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de Rugy vs. Chait: Round 3



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After being called out very elegantly and eloquently by Clive Crook in The Atlantic about the fact that the U.S. tax system is in fact more progressive than other countries, Jonathan Chait responds one last time. His problem with my original argument, he writes, nicely this time, is that it is wrong to use the share of tax paid by the top earners to show the progressivity of a tax system.

The measure of progressivity used by the OECD isn’t easy to illustrate in a meaningful way (the U.S.’s is 1.35 vs. France’s 1.1) which is why I used the share of taxes paid (especially since my source for the data is the same table that shows the measure of progressivity and that I  linked to that data in my column and responses).

Now, does it mean that every country where top earners pay a larger share of taxes collected than other countries automatically has a more progressive tax system? No, it doesn’t and nor did I in For instance, it is true that a higher share of taxes paid can be the result  of top earners taking a biggest share of income in that country. However, having the highest share of tax paid isn’t always, as Chait claims, simply the result of having the biggest share of income either. As it turns out, in the United States, taxpayers at the top bear the highest share of the tax burden both because they earn the biggest share of income, but also because the U.S.-income-tax system is more progressive.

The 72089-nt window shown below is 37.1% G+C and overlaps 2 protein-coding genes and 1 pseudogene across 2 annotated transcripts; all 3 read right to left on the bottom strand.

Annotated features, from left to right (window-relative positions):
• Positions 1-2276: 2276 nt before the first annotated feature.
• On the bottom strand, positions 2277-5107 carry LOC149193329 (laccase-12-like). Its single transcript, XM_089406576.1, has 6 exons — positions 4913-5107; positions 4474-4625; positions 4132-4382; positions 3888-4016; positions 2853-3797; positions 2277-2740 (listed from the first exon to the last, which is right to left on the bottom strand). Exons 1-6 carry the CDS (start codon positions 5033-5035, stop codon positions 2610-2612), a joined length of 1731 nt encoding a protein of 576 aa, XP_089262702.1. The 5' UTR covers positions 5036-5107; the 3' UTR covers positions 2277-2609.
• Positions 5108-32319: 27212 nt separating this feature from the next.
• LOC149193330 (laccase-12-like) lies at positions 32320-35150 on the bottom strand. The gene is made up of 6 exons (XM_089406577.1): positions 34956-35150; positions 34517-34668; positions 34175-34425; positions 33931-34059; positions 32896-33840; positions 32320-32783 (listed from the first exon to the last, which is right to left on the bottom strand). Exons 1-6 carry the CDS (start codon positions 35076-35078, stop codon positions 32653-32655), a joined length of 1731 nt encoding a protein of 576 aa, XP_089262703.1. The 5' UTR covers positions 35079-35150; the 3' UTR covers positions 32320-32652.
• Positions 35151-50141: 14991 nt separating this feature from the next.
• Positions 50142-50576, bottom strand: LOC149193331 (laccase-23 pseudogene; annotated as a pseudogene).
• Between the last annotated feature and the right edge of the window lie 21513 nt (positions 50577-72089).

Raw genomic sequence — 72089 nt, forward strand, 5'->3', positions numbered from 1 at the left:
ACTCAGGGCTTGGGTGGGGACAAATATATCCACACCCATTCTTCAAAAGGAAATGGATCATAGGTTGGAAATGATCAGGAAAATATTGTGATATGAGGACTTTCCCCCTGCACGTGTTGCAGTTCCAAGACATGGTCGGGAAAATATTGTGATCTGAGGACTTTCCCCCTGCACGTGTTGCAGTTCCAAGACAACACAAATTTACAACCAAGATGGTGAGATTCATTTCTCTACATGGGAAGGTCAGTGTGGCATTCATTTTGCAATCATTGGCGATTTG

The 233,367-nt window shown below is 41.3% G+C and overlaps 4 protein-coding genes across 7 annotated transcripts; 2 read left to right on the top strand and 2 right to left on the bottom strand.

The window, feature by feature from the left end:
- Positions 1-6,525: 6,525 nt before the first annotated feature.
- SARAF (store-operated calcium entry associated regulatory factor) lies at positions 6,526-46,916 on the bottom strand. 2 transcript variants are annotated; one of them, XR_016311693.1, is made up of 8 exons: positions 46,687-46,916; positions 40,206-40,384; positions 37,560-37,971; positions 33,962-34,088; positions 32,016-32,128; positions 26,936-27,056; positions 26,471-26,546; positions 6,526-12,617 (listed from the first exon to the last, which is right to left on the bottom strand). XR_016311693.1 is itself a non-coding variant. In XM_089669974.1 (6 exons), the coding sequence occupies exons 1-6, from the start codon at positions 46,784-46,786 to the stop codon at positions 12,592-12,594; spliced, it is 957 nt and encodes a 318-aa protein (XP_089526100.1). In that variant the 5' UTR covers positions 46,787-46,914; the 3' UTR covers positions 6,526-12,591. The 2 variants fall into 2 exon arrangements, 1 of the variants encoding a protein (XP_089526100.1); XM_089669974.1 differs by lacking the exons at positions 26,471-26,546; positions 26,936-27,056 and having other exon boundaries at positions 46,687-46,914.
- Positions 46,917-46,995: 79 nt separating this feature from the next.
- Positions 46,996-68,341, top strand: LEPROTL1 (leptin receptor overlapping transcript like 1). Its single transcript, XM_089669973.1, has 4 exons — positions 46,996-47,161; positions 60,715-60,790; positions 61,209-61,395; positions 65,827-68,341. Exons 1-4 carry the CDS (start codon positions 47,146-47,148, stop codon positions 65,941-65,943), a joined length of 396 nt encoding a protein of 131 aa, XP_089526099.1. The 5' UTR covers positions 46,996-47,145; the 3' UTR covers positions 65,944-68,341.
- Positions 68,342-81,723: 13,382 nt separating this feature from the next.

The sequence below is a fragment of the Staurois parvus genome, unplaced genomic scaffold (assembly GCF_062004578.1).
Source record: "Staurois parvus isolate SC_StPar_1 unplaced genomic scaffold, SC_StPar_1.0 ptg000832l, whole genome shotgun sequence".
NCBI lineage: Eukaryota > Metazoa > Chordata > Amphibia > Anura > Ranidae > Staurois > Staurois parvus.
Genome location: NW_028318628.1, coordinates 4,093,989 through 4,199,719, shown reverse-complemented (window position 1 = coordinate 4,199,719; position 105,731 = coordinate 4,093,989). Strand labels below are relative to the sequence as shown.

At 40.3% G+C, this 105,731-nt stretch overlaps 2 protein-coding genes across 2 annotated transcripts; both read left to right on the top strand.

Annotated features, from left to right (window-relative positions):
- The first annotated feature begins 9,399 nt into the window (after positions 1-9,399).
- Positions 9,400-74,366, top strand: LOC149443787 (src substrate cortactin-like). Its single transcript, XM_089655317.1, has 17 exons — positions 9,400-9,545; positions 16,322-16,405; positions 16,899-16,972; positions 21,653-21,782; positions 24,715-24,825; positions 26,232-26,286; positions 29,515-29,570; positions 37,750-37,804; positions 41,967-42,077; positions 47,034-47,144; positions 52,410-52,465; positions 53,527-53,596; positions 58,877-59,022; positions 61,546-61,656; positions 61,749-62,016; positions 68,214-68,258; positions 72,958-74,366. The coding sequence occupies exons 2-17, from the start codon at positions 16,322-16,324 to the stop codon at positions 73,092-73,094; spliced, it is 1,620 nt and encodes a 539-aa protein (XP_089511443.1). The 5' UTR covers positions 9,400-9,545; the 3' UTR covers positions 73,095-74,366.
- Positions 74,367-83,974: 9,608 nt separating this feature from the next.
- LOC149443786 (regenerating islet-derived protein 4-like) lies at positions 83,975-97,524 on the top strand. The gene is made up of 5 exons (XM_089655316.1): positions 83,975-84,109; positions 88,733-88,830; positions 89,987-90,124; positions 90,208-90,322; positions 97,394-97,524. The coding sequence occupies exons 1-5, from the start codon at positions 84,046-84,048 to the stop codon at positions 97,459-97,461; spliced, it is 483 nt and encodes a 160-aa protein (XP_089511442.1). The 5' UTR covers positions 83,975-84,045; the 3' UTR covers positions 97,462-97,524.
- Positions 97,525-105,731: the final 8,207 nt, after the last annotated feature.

In this third round, Chait also explains that his only beef with me is my use of the share of tax paid by top earners. However, in his first response he did bring up the issue of tax rates, as he defines progressivity as “the degree to which a tax system increases tax rates on higher-income earners.” Since he brought this issue up, in both of my subsequent responses, I tried to explain the interesting paradox that the U.S. can have both lower rates and higher progressivity than EU countries. Smaller tax deductions, higher rates hitting lower levels of income, and heavy reliance on regressive taxes in other countries are some of the factors that explain this paradox. Chait claims I am changing the topic when I was merely addressing an issue he raised and establishing the reasons for the progressivity of the U.S. tax code.

Now, to conclude, yes, it is true that a higher share of taxes paid alone doesn’t prove higher progressivity — and hence it is a very imperfect measure. But will Chait acknowledge the progressivity of the U.S. tax system?



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